I've seen plenty of companies where employees are as empowered and engaged as you can imagine. But unless the management team is effective and makes reasonably smart decisions, it's still bad news for everyone, including employees. Which is why companies have corporate culture, organizational structure and management systems. They operate more effectively that way.
Still, there's no such thing as a generic corporate structure. Every company operates a little bit differently. That's actually the good news about living in a democratic society. Companies may not be run as pure democracies, but you can still choose what you want to do for a living and where you want to work. If you don't like your job, your company, or the way it's run, you can quit and try your luck somewhere else. You do have that choice.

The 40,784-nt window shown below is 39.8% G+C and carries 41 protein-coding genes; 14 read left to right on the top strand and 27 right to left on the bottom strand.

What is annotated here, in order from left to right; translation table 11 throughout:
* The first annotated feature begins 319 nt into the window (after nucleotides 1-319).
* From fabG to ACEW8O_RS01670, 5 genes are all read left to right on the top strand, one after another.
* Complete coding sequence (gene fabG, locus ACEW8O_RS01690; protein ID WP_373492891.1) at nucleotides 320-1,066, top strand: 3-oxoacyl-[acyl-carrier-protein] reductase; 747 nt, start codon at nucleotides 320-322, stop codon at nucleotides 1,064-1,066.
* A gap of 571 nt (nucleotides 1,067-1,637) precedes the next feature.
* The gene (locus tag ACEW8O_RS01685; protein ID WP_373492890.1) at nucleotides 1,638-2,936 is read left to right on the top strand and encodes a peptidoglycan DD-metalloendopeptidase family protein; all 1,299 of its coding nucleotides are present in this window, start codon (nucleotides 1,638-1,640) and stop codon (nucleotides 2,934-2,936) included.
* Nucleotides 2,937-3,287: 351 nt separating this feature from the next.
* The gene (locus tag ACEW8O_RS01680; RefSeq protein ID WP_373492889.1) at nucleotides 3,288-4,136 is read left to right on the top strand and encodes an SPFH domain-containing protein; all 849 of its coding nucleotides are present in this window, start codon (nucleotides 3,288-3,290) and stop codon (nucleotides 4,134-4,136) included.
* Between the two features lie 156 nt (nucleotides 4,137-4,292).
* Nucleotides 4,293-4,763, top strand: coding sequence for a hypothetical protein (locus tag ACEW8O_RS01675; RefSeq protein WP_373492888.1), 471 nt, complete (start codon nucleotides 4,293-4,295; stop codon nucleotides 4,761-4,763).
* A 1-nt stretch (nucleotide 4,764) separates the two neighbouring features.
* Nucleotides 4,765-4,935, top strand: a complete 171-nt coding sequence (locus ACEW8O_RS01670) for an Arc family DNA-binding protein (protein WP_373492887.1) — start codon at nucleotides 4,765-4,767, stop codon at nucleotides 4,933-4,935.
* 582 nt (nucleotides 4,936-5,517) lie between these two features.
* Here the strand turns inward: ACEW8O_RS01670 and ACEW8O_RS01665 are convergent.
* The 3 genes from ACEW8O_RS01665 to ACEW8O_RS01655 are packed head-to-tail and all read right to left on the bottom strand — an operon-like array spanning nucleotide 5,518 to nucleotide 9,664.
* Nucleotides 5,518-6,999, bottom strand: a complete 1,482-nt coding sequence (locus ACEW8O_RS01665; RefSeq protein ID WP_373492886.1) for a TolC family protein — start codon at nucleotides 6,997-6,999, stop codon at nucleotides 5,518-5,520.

Think of it as natural selection for organizations instead of organisms. They're analogous in many ways. When certain organizational cultures, structures or processes are successful, they're replicated by other companies. It's not a bad system, if you think about it.
So, back to the original question, can companies be run democratically? Sure. I don't see why not. But if you're proposing a pure democracy where everyone is the same and everyone has an equal vote and every decision is made based on majority rules, I would vote "no." I don't believe it would be a very effective experiment, and I wouldn't work for a company that operated that way if you paid me -- a lot.
This is the real world. It's a complex place. Global markets are competitive, and the qualities, capabilities and information needed to make smart decisions are not equally distributed among the people. That's why even our "democratic" government has management structure, checks and balances, and decisions made by leaders on behalf of stakeholders. Imperfect as that may be, that's how organizations work best in the real world.